Showing posts from April, 2008

Flat Noise Set - on Fast Noiselet transform

After first try to provide some code for the noiselet transform matrix, which yields a flat noise set of coefficients from the Haar system (and to obtain nice pictures), a valuable implemetation has been made public. No lie, fastestMatlab code for noiselets is now available from Laurent Jacques (direct link). David Donoho(*) recently recalled that the compressed sensing litterature shared similarities with concepts in other fiels (an oft essential remark). For instance in data stream processing, as for “heavy hitters” or “Iceberg queries”. The Fast Noiselet is not the nastiest floe in this ocean of litterature.

(*) David L. Donoho, Compressed Sensing, IEEE Transactions on Information Theory, April 2006 (pdf copy).

On complex hadamard matrices

Connections or connexions?

François Morellet is a painter, scultor, engraver, who turned abstract by the 1950's. Some of his works carry strange connections with sparsity, wavelets and even compressive sensing. First, his name, akin to both a crocodile and Jean Morlet, who died almost one year ago. Then, he authored a work entitled "4 trames de tirets simples (non quinconce) 0°-45°-90°-135°", which obviously refer to a set of four oriented separable ("non quincunx") frames, very similar to complex dual-tree wavelets. The remaining terms "tirets simples" (simple dashes) may refer to Haar or Hadamard like vectors. Less structured grids (see Any grid) are also present, as in this "Répartition aléatoire de 40 000 carrés":

The following "3 doubles trames 0°, 30°, 60°" is far better structured. Connections. Or Connexions (, at Rice University, providing Content Commons of free, open-licensed educational materials in fields such as music, electrical engi…

RIP scene sends Smog (Noiselet today)

Recently, Processing Vein Mess was proposed as an applicative anagram for Compressive sensing. Its Compressed sensing avatar possesses a much nicer anagram: "RIP scene sends Smog". This was illustrated in a recent talk by Albert Cohen around the Restricted Isometry Property (RIP). For practical applications, Compressive sensingonset lies in the developpement of specific observation matrices. Noiselets are an example of those. Let us quote artist Michael Thieke about them:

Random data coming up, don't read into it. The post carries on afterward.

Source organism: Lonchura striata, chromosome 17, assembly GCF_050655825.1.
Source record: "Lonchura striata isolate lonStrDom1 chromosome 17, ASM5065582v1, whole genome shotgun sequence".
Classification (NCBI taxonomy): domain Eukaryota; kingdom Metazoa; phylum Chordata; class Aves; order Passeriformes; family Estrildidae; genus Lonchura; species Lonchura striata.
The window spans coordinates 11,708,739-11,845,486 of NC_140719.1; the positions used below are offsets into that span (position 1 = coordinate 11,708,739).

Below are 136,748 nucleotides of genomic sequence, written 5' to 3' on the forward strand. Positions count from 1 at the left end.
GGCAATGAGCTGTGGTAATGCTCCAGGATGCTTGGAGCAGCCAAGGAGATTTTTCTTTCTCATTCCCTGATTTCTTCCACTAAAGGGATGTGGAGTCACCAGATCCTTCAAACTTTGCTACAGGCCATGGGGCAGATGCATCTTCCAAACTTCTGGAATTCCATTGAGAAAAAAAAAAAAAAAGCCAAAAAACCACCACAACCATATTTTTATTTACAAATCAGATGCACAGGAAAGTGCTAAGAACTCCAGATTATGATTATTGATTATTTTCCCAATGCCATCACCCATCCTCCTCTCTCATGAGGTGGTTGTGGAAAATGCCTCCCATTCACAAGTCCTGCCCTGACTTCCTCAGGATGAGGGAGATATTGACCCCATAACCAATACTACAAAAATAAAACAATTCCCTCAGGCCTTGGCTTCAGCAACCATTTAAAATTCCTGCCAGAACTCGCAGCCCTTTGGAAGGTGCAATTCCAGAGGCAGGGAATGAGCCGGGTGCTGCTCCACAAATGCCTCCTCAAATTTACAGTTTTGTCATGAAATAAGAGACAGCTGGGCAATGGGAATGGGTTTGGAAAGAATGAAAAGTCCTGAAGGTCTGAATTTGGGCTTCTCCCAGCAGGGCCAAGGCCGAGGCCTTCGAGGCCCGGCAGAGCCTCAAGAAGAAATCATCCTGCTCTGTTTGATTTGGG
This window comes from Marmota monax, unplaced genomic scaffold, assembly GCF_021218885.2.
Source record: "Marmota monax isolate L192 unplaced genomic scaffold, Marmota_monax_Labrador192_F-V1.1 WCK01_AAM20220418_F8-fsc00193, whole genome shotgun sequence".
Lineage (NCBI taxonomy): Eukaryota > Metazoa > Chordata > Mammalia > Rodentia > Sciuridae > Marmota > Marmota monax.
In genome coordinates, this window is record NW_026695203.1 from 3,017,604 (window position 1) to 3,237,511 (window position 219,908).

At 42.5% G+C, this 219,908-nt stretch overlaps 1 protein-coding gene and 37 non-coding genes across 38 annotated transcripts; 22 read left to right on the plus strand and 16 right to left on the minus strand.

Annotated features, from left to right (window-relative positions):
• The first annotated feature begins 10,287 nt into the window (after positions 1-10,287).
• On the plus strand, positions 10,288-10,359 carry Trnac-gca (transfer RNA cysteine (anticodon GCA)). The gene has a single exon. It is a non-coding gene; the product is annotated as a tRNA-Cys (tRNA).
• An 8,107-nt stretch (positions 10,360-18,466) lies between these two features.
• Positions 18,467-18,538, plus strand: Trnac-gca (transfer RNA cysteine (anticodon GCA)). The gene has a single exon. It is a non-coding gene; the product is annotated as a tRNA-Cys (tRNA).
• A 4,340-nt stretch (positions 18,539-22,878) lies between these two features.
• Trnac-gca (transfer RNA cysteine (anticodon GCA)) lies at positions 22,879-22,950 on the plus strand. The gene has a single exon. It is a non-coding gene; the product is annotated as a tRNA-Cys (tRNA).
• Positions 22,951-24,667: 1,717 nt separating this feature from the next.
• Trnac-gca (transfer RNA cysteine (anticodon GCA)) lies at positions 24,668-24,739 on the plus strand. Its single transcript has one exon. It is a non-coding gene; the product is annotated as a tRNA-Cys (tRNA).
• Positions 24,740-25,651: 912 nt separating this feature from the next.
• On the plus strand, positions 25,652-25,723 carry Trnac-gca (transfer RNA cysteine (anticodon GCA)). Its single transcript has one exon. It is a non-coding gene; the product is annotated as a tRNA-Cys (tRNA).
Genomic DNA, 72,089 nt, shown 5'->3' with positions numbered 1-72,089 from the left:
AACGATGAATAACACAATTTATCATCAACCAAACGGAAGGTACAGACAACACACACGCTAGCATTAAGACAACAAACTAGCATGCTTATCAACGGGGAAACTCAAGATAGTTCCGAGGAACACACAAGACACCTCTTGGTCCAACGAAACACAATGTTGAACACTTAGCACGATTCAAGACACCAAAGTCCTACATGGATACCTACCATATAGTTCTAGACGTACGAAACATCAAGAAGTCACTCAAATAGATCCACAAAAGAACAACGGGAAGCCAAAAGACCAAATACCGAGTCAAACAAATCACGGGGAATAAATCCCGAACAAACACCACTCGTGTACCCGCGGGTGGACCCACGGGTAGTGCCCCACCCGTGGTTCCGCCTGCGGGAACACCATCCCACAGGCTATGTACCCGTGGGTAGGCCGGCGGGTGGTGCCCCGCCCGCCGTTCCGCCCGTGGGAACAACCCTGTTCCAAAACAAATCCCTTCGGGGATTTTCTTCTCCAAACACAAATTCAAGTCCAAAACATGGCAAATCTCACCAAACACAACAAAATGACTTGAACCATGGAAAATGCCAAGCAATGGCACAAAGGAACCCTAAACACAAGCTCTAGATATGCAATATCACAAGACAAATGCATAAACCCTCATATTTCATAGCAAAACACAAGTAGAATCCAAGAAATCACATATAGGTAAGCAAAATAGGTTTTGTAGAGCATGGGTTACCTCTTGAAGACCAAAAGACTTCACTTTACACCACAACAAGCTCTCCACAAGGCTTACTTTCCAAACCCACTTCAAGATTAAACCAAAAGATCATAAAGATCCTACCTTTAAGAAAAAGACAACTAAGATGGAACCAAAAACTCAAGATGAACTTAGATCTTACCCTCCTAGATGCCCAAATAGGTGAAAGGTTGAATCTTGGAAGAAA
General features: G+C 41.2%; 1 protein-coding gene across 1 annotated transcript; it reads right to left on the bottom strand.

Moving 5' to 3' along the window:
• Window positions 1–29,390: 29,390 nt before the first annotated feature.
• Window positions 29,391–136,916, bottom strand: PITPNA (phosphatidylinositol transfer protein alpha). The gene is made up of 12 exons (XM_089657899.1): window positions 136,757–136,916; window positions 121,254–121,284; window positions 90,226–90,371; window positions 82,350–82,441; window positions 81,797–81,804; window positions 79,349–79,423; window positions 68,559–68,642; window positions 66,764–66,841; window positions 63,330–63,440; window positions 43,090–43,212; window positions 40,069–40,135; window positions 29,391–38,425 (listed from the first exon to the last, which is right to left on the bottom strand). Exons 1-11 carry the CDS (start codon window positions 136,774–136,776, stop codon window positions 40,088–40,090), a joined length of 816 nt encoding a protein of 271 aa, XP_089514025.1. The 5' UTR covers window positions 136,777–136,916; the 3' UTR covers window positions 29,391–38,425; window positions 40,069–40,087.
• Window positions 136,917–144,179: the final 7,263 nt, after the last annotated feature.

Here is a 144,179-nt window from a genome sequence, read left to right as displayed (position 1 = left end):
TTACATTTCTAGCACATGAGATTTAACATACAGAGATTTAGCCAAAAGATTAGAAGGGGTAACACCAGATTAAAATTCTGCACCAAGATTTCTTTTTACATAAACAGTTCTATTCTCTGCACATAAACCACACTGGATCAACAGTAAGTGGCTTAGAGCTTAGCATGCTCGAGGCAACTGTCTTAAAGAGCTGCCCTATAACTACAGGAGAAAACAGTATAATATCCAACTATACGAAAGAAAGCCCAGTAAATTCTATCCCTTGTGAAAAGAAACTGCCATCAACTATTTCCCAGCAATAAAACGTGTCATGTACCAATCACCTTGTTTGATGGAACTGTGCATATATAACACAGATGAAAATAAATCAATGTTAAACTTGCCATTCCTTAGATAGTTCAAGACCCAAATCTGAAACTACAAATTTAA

Very sparse. Very minimal.
These musicians with their instruments make sounds that may not have been intended by the original inventors. They do this in a way that at first seems to be a very random. After a longer listen, the inspirations soak through. These “noiselets and sounduals” (my words entirely) may be improvised, but they are very potent in their expressive capability.
Real, or imaginery (for noiselet Matlab code)?

RIP, not RIP - a little bit on compressed sensing

Shall the Restricted Isometry Property (RIP) Rest In Peace (RIP again)?

This afternoon, Albert Cohen presented recent findings (made with Wolfgang Dahmen and Ronald DeVore) on Compressed sensing and best k-term approximation. These findings pertain to the fields of compressive sensing (CS, see Nuit Blanche for some live coverage) and non-linear approximation (NLA), namely: how do fixed linear measurements (CS) and adaptive linear measurements (NLA) compare for signal approximation in the lp norm? Both in a deterministic and a probabilistic fashion. A. Cohen nicely reviewed some references on the topic, including the interesting FRI (Finite Rate of Innovation) by Per Luigi Dragotti and Martin Vetterli (et al.), nicely covered here (we come back later on this approach) and the compressive sensing resources. He emphasized an approach based on decoupling (1) the information quantity and (2) the algorithms. The basic question is: given some unknown x, presumably sparse, linearly observed…